Cryptocurrency isn’t just the domain of technology whizzes anymore.
With so much money being printed as a result of COVID-19 financial relief, corporations and institutions are worried about inflation.
Searching for safe stores of value to hedge against inflation, they’ve landed on bitcoin.
Bitcoin is digital money that doesn’t exist in any physical form (as in bills or coins) and is not owned by banks or governments. Because there are a finite number of bitcoin that will ever exist (21 million to be precise), it will retain its value in the long-run.
Institutions are now feeling more confident about bitcoin and are pouring money into it.
Despite initial skepticism around the legitimacy of bitcoin, it is the best performing asset of the decade. Its value has grown 200% per year over the last 10 years.
Established business intelligence firm leading corporations in the accumulation of bitcoin
Michael Saylor, the founder and CEO of MicroStrategy, a leading business intelligence firm, has said multiple times that he believes bitcoin is the simplest way to protect the value that MicroStrategy has created for shareholders.
Saylor and MicroStrategy announced that, as of April 2021, they had accumulated a total of 91,579 bitcoin, which they spent $2.226 billion to acquire. That bitcoin is now worth $5.3 billion, with MicroStrategy essentially capturing a $3 billion increase in value through their bitcoin investment.
Since then, we’ve seen a flurry of macro traders, corporations and institutions begin to invest in bitcoin.
Among the established names bringing bitcoin into the mainstream are Paypal, which launched the capability of buying and selling bitcoin on its platform. NBA team the Sacramento Kings have offered bitcoin salary options to all its players. And notably, Tesla made headlines when it purchased $1.5 billion worth of bitcoin and announced it would now accept bitcoin as a form of payment.
Citibank has speculated that bitcoin could become the currency of choice for global trade, and Deutsche Bank says that bitcoin’s market cap of $1 trillion makes it too important to ignore.
Institutions and corporations are holding, not selling bitcoin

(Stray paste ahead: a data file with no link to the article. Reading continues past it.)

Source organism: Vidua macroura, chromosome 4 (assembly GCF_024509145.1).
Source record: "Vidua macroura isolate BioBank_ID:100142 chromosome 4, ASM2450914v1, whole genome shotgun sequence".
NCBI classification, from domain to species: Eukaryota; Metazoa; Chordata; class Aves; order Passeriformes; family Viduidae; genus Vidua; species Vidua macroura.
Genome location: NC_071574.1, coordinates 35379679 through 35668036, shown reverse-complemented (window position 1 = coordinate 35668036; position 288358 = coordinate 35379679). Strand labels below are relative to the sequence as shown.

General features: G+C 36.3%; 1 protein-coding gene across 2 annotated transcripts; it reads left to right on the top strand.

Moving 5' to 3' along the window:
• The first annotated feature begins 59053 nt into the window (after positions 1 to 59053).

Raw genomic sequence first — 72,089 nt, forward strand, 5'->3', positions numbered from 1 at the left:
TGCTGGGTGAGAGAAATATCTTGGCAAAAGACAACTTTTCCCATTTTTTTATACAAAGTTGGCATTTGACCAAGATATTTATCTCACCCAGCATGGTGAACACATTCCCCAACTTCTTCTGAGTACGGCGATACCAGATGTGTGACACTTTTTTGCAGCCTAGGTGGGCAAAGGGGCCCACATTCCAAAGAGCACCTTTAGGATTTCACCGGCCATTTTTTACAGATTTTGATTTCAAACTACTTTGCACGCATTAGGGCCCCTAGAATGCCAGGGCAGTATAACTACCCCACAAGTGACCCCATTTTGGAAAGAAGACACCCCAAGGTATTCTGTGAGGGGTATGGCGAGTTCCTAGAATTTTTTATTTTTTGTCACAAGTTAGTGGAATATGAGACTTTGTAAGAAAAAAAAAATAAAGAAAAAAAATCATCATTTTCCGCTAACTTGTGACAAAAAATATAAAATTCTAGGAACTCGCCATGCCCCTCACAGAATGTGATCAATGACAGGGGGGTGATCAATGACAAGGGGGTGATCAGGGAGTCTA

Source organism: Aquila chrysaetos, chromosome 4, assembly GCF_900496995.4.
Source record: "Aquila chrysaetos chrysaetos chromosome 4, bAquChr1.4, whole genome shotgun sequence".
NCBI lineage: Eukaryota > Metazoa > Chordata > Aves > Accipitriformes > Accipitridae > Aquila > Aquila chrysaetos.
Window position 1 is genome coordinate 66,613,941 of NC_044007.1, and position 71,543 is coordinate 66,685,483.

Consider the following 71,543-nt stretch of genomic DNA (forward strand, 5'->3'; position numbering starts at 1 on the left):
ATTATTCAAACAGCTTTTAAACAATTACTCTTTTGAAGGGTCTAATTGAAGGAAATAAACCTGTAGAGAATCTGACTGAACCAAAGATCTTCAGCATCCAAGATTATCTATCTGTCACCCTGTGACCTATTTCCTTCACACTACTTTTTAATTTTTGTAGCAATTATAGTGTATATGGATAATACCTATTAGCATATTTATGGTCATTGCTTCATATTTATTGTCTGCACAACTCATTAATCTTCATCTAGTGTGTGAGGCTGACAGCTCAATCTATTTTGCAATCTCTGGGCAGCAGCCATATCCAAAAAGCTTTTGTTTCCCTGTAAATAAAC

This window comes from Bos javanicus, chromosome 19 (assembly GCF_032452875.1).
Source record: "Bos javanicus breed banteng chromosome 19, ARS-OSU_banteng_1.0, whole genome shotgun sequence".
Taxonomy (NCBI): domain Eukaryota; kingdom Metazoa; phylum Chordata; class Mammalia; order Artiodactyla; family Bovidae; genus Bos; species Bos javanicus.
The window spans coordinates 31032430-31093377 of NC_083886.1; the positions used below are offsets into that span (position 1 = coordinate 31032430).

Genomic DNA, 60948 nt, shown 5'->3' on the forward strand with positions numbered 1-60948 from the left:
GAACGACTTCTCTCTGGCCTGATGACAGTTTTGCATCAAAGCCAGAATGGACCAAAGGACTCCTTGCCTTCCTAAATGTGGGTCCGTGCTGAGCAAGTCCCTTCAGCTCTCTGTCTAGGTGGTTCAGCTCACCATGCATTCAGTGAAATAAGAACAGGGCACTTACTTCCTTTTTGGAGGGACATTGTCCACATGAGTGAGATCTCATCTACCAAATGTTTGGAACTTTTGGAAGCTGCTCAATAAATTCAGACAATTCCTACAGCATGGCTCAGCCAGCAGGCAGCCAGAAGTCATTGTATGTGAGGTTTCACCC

Institutions aren’t just looking to bitcoin as a short-term strategy.
Some businesses, such as MicroStrategy, have said that they don’t intend to ever sell bitcoin. They see it as the world’s reserve asset and are playing an accumulation game.
It won’t be surprising if we continue to see more businesses and institutions buying bitcoin this year and beyond to protect themselves against inflation.
Fear of inflation is what ultimately drives capital flows and why we’re seeing more money pouring into bitcoin.
As more and more large institutions begin to provide their customers with access to bitcoin and buy it for themselves, it reduces the availability of bitcoin and increases the price for retail investors.
The easy way to buy bitcoin in Canada
Although major institutions are investing millions or billions of dollars into bitcoin, it is still accessible to regular investors.
Canadian cryptocurrency brokerage Netcoins makes it easy for anyone to buy as little as $10 in bitcoin using its secure, user-friendly platform.
All Netcoins users need to do is simply deposit Canadian dollars into their Netcoins account to buy bitcoin (or any other cryptocurrency of their choice). They can deposit via e-transfer, online billing or bank wire for zero fees.
Even if you aren’t quite ready to buy or sell yet, Netcoins has some features that allow you to either watch the price closely or set limit orders, whereby a trade is executed only when certain parameters are met (including buy or sell trades at user-defined price points).
These features, alongside the standard instant trading Netcoins offers, allows users to start investing in cryptocurrencies, easily and quickly within a safe environment. Owned by BIGG Digital Assets, Netcoins offers its users and investors more transparency into its finances and operations.
To learn more and to get started buying bitcoin easily, visit netcoins.ca.
This article is written by or on behalf of the sponsoring client and does not necessarily reflect the views of Castanet.